More than half the children entering secondaries do not have enough puff nor basic skills, such as catching, throwing or kicking, to tackle physical education activities, a PE teachers' conference heard last week.
Russell Muir, principal teacher of PE at Larbert High, told the Scottish Physical Education Association that staff were doing little more than "remedial education" in the first two years because of the difficulties in primaries.
In a speech that drew warm applause, Mr Muir estimated 60 per cent of children at the age of 11 had difficulties with movement and generic skills. "No disrespect to primary colleagues, but if you have specialists going into a school once a fortnight and expect them to deliver the 5 to 14 curriculum, that's unrealistic," he said.
Mr Muir believed standards in secondary schools would never be raised if the current pattern continued in primary. "Unless we get generic action sorted out at an early time, then we're doing remedial physical education in Years 1 and 2. Our PE programmes with the appropriate staffing and facilities could be delivered in the primary school context."
Mr Muir said primary staff were struggling with short blocks of time for PE, often carried out in dining halls. A focus on PE in primary, backed by a qualification and specialism in primary work for physical education teachers would be a start.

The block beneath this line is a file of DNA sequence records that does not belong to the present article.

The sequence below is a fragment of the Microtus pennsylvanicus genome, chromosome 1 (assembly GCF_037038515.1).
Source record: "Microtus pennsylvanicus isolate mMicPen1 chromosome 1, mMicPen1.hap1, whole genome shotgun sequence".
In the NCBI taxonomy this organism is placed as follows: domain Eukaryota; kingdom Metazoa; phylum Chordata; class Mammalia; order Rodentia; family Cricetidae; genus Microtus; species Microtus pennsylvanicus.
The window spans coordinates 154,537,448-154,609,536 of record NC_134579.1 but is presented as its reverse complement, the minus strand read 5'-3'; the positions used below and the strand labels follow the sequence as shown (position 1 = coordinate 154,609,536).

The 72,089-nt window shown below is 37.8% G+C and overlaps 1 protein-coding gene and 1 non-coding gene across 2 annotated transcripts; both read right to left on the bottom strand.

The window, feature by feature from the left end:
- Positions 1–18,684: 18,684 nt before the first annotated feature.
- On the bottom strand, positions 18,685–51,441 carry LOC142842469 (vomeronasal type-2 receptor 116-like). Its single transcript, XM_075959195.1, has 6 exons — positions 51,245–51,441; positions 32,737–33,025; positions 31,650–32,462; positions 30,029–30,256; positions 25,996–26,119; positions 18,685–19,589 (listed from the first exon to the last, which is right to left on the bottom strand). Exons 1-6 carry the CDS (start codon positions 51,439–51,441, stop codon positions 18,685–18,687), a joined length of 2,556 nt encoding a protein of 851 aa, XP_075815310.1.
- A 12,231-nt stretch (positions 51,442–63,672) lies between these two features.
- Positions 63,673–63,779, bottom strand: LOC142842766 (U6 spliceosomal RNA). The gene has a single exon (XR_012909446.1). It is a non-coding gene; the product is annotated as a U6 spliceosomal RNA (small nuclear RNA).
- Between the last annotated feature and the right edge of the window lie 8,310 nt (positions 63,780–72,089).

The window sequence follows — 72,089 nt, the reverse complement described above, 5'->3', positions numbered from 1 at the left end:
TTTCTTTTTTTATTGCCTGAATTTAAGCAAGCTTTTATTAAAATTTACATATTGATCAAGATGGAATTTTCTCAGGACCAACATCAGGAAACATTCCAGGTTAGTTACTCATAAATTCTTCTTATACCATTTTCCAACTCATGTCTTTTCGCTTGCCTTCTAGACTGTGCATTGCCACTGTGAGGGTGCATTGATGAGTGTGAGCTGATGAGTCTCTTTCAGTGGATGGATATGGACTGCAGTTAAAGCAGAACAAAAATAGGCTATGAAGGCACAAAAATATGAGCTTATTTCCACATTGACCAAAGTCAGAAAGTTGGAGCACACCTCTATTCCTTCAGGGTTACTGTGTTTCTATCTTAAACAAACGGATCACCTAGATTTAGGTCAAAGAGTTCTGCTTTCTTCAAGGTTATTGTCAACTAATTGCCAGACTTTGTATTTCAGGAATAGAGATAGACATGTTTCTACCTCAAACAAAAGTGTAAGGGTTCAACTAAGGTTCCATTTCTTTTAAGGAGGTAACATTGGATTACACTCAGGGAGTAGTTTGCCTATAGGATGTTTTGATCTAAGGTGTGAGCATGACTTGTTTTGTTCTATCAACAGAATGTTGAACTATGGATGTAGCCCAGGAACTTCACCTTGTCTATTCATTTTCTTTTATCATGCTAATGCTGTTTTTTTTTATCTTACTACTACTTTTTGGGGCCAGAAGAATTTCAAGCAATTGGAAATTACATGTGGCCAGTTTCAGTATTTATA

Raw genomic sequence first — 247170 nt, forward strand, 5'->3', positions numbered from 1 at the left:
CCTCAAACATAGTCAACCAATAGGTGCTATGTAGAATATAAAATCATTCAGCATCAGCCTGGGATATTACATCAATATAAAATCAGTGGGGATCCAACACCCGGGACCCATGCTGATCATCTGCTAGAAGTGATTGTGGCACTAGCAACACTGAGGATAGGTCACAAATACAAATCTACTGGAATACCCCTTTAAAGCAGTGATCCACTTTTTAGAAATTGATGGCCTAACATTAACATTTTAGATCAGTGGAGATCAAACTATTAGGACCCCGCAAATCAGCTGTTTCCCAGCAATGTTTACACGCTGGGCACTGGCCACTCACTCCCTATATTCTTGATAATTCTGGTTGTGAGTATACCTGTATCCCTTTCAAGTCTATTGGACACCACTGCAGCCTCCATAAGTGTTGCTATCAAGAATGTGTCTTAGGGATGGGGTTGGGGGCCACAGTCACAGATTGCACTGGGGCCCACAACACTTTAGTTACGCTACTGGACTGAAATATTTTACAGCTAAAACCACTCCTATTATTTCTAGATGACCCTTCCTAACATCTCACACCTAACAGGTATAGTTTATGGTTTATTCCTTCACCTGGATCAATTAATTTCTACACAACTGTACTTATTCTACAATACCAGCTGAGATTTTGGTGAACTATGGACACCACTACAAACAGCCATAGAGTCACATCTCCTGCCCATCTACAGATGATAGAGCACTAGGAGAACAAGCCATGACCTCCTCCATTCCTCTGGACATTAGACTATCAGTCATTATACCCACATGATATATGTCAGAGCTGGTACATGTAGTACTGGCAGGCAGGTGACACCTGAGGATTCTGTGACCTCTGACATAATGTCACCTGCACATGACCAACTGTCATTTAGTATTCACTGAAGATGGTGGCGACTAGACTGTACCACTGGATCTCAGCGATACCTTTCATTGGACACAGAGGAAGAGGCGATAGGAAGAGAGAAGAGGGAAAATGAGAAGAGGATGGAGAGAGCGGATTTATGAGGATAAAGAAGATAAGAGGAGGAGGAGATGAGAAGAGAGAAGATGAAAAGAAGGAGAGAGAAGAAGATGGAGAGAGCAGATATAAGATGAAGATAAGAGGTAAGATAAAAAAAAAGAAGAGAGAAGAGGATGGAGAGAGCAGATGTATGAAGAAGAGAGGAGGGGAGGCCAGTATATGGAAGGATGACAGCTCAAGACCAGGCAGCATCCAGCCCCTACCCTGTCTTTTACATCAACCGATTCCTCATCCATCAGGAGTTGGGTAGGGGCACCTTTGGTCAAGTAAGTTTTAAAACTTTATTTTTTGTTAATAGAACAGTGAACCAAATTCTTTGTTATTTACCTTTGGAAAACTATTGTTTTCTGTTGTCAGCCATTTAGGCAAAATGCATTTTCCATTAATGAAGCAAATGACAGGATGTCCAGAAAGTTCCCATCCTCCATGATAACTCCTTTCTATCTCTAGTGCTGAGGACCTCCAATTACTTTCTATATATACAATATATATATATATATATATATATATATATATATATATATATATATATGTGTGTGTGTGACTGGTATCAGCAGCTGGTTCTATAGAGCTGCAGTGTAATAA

Bob McGowan, a development officer with Stirling Council and former PE adviser, said early intervention in primary should also include physical education. "If it's not addressed there, it's catch up," he said.
Visiting specialists in primary schools were facing an almost impossible task - some saw 1,000 children in a fortnight, while staff often felt isolated and lacked a coherent career structure. PE facilities in primary were also "desperate".
Mr McGowan said the political focus on sport was welcome but poor generic skills in physical education had to be tackled first. "What's the point of having a sports development officer visiting primary schools, if 65 or 80 per cent of the kids don't have the generic skills, coordination or development to access any kind of sport?" he asked.
Pupils would develop negative attitudes to PE and sport that would be reinforced in secondary. But Mr McGowan believed between 5 and 15 per cent of non-recorded pupils, or two or three in every PE class, had coordination disorders that could be improved dramatically through a programme of simple activities.
"Their shoes are always loose, shirts hanging out, ties askew. They're last in the changing room and last out. There's a lot of them," he said.
Mr McGowan added: "If these kids end up in secondary with the same problems, their chance of accessing sport are zero."
* Mr Muir called for investment in PE facilities if it was to attract pupils. They needed to be modern, bright and clean. "We'll not get anywhere if there is mould on walls, if there is not enough showers, no lockers for children. My vision is that schools should be governed by new regulations. The Scottish Office in 1975 talked about walk-through showers for boys - dream on," he said.